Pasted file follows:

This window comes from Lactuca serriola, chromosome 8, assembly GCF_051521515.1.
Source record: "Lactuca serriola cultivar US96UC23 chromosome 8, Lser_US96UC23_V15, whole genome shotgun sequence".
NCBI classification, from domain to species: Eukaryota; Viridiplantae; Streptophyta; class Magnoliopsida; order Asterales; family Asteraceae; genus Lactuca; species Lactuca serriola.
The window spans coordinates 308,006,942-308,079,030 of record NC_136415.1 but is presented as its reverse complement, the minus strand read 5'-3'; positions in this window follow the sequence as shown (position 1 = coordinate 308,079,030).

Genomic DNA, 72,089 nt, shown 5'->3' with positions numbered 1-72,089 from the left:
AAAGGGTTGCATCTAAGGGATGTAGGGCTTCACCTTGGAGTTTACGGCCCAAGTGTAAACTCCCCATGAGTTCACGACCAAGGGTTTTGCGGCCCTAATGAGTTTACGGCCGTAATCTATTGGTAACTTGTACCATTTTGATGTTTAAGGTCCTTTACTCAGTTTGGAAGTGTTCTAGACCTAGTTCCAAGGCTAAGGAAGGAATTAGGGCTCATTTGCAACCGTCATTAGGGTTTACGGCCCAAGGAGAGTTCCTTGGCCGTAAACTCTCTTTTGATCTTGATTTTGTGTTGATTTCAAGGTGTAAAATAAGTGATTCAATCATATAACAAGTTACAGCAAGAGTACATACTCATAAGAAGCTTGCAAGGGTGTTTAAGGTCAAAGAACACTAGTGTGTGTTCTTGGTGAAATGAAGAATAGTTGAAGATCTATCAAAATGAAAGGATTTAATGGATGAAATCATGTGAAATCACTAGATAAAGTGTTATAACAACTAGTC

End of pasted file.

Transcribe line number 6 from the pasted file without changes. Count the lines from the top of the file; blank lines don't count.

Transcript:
AAAGGGTTGCATCTAAGGGATGTAGGGCTTCACCTTGGAGTTTACGGCCCAAGTGTAAACTCCCCATGAGTTCACGACCAAGGGTTTTGCGGCCCTAATGAGTTTACGGCCGTAATCTATTGGTAACTTGTACCATTTTGATGTTTAAGGTCCTTTACTCAGTTTGGAAGTGTTCTAGACCTAGTTCCAAGGCTAAGGAAGGAATTAGGGCTCATTTGCAACCGTCATTAGGGTTTACGGCCCAAGGAGAGTTCCTTGGCCGTAAACTCTCTTTTGATCTTGATTTTGTGTTGATTTCAAGGTGTAAAATAAGTGATTCAATCATATAACAAGTTACAGCAAGAGTACATACTCATAAGAAGCTTGCAAGGGTGTTTAAGGTCAAAGAACACTAGTGTGTGTTCTTGGTGAAATGAAGAATAGTTGAAGATCTATCAAAATGAAAGGATTTAATGGATGAAATCATGTGAAATCACTAGATAAAGTGTTATAACAACTAGTC